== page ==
Book Summary: Not the End of the World by Hannah Ritchie

Book Cover for Not the End of the World by Hannah Ritchie

In Not the End of the World, Hannah Ritchie uses data to explain why we can stand to be more optimistic about most of the environmental problems we face.

Buy Not the End of the World at: Amazon (affiliate link)

Key Takeaways from Not the End of the World

  • The world has never been sustainable.
  • While the environmental problems we face are enormous, there are reasons to be optimistic:
    • Things are getting better on many measures. We are past the peak of population growth, air pollution, carbon emissions per capita, and deforestation.
    • Technological progress has allowed us to decouple a comfortable lifestyle with harming the environment. Clean energy are now cheaper, crop yields higher, and meat and dairy substitutes are better than they’ve ever been.
    • There is precedent for cooperation at regional and even global levels to solve environmental problems. We’ve solved acid rain, the ozone hole, and brought numerous wildlife species back from the brink of extinction.
  • Doomsday messages do more harm than good:
    • Often they’re just untrue, which undermines faith in science.
    • Such messages can also make us feel paralysed and hopeless, rather than motivated into action.
  • Optimism doesn’t mean complacency:
    • Ritchie is cautiously optimistic about many environmental problems, and believes we can get close to the 2°C warming climate target (though we will almost certainly pass 1.5°C).
    • We have the opportunity to be the first truly sustainable generation, in that we could meet the needs of the present generation without compromising future generations
    • But we will have to change our current trajectory to get there.

I’ve set out in separate posts the solutions discussed in the book (both the good and bad), as well as environmental myths that Ritchie debunks. You can skip straight to them if you want.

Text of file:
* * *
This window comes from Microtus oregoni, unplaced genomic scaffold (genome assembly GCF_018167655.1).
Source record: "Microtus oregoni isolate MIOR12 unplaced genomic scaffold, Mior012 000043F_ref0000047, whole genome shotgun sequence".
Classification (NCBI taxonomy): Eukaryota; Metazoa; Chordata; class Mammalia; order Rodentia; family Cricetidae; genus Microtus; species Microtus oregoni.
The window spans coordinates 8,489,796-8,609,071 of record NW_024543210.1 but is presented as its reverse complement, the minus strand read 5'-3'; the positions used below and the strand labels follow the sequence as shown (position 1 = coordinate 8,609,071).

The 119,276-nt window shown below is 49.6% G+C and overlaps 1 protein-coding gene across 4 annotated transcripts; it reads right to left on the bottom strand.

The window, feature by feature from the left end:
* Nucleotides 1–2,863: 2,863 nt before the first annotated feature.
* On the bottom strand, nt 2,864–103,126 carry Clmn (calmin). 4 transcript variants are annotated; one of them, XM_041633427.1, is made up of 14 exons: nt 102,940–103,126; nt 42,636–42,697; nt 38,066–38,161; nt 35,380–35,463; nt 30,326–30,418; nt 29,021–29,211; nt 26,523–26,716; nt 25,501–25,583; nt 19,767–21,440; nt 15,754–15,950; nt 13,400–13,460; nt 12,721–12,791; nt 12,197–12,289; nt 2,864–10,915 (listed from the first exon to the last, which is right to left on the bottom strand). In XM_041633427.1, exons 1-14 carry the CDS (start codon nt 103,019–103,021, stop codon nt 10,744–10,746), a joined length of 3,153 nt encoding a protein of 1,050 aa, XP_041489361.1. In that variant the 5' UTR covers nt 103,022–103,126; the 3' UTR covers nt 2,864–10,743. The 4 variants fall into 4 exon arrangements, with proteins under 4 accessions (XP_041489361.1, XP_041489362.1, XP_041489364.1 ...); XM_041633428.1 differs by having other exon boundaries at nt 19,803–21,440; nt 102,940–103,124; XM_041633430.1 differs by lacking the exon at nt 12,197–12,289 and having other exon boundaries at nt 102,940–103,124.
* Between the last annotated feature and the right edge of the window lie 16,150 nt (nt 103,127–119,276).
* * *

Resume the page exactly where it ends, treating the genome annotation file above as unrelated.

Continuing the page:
Detailed Summary of Not the End of the World

Ritchie structures her book around 7 major environmental problems, devoting a chapter to each:

  1. Air pollution
  2. Climate change
  3. Deforestation
  4. Food
  5. Biodiversity loss
  6. Ocean plastics
  7. Overfishing

I significantly changed the structure of this summary because there’s a fair bit of overlap between the problems (especially 1 & 2, and 2, 3, 4 and 5), which are all interrelated.

The author’s background

Ritchie was the former Head of Research at Our World in Data a non-profit with an incredibly rich trove of data about global problems such as poverty, disease and climate change. It gained prominence during 2020 as it began publishing research and data on the Covid-19 pandemic, vaccinations, and testing.

While Ritchie was working towards her degree in environmental geoscience, she didn’t hear a single positive trend or solutions. She finished her degree thinking everything was getting worse.

Later, Ritchie realised this was completely wrong. Long-run trends for many environmental problems were gradually improving, but not in an exciting, headline-grabbing way. That’s what motivated Ritchie to write this book. Her aim is to give people an accurate view of environmental problems and what can be done about them.